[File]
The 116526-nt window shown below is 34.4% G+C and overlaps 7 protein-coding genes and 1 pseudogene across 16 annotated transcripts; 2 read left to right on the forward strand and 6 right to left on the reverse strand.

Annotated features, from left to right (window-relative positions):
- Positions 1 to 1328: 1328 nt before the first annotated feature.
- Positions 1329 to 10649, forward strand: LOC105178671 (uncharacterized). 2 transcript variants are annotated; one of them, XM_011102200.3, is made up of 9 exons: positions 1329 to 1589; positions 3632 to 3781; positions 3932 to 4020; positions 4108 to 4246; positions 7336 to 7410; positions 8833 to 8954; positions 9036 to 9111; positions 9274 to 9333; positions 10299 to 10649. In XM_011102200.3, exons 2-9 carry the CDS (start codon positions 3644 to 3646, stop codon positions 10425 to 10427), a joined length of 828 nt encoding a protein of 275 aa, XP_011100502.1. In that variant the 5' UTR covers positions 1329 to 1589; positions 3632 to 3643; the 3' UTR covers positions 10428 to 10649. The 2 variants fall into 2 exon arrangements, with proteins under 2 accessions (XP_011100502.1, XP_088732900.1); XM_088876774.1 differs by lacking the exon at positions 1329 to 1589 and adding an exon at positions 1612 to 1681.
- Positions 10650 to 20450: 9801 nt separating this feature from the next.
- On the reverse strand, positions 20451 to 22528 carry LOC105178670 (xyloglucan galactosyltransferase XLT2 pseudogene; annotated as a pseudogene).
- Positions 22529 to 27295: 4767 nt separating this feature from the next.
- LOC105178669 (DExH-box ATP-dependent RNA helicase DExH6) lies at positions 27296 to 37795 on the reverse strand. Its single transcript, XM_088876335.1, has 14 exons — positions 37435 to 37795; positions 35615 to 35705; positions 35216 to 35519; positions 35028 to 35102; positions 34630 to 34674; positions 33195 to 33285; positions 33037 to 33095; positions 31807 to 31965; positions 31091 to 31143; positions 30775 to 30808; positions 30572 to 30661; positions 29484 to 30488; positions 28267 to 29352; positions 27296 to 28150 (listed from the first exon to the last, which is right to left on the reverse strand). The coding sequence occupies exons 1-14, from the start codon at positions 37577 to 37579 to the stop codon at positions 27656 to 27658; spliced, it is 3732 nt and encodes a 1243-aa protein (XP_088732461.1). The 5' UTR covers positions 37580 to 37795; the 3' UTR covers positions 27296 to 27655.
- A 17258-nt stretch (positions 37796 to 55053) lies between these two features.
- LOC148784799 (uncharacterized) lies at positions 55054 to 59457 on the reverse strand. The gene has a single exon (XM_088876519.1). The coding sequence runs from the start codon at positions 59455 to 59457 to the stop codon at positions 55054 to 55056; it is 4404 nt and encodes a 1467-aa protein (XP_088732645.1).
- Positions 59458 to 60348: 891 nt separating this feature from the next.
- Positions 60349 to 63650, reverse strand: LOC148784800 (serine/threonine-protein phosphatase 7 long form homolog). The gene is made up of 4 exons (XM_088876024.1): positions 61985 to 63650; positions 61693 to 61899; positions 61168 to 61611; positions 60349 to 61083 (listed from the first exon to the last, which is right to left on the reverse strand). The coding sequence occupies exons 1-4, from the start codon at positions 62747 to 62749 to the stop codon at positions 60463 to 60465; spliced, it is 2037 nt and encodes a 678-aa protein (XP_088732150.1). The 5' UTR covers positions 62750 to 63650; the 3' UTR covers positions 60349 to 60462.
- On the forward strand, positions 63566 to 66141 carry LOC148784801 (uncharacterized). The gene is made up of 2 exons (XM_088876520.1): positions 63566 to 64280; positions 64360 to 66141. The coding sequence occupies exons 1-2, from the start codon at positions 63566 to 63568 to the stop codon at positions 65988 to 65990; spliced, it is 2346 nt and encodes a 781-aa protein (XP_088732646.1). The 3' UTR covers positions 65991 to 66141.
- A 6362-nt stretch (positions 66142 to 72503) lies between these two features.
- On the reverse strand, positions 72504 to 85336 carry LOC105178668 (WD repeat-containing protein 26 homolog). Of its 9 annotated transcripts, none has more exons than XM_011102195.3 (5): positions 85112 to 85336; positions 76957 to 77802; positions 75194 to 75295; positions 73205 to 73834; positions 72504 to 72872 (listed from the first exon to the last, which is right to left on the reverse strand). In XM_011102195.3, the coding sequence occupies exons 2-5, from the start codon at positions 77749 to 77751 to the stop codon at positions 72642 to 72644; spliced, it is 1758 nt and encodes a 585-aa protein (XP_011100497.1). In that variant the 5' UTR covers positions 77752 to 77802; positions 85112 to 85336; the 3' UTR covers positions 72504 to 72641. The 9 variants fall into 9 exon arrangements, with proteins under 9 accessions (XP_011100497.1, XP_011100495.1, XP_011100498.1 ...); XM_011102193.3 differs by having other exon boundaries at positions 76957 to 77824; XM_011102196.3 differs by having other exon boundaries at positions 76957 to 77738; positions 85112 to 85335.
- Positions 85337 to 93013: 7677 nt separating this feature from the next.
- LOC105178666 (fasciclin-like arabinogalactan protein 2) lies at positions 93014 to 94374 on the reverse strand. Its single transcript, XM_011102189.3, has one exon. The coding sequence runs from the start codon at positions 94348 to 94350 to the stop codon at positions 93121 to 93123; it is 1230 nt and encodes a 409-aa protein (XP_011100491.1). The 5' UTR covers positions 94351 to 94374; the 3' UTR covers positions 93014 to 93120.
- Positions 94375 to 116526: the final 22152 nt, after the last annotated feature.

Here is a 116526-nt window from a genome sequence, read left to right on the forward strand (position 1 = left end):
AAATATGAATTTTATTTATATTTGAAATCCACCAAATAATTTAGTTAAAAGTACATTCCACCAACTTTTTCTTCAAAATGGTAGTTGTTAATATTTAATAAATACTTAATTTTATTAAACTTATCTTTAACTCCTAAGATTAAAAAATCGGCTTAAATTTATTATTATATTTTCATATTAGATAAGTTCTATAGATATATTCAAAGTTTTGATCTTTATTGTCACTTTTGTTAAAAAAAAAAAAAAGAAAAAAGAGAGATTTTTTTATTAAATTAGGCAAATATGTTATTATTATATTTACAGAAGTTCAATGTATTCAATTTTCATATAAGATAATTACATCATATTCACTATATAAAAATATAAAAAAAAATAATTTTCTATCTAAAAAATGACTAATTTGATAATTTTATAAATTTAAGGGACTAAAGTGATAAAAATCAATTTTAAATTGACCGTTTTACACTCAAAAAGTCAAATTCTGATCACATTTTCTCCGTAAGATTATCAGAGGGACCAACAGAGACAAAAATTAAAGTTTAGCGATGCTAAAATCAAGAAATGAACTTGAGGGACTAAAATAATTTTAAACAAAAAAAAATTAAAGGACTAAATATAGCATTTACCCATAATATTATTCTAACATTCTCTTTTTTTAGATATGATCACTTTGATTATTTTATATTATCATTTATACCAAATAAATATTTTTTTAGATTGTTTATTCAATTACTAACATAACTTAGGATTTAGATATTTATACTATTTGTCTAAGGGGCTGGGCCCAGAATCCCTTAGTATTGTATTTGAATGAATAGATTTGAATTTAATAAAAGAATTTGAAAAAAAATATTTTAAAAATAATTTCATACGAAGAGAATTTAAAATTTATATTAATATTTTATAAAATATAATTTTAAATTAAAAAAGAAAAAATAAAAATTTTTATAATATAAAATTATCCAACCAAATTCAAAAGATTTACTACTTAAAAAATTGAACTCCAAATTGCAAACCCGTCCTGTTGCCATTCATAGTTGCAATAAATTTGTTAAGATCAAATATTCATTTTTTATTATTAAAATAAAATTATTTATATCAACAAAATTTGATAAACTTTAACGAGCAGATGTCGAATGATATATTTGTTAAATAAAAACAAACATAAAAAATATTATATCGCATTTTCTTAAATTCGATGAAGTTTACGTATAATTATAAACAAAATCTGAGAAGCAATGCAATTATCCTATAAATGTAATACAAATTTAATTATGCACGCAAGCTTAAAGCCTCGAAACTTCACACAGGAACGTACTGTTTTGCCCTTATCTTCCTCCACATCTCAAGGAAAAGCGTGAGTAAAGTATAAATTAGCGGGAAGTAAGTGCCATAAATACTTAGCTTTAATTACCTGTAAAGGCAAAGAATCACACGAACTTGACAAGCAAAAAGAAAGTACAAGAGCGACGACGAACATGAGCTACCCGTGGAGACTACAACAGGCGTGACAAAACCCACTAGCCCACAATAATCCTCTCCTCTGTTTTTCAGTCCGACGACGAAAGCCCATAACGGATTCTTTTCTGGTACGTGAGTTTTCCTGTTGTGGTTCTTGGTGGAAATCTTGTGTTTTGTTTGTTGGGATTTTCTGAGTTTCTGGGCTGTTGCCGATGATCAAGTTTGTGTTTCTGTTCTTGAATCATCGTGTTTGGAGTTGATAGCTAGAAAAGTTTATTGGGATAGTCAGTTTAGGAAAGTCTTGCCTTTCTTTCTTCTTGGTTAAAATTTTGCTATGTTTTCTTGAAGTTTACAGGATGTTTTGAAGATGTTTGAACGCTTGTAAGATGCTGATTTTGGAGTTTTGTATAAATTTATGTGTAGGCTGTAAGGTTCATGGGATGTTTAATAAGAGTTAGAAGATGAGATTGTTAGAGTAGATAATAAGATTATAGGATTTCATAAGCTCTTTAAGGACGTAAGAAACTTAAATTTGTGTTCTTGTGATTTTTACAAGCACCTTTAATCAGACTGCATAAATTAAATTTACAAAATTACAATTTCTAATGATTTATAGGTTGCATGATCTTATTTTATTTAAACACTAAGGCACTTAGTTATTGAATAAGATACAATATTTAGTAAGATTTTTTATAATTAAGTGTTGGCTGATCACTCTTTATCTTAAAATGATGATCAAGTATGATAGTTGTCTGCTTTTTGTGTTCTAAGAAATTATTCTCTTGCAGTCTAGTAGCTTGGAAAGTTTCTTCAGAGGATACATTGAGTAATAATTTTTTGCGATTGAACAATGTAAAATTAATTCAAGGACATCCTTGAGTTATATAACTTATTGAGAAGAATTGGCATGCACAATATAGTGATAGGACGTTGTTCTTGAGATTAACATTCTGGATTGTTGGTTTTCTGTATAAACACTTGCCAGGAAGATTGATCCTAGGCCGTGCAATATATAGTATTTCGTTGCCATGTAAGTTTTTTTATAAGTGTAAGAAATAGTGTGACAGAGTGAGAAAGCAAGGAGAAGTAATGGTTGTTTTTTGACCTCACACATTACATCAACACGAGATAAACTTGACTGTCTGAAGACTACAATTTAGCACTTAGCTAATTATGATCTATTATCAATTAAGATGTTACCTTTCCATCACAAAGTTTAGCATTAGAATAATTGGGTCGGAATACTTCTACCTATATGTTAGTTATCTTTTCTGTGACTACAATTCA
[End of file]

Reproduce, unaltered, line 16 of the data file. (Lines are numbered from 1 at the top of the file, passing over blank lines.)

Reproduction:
- Positions 85337 to 93013: 7677 nt separating this feature from the next.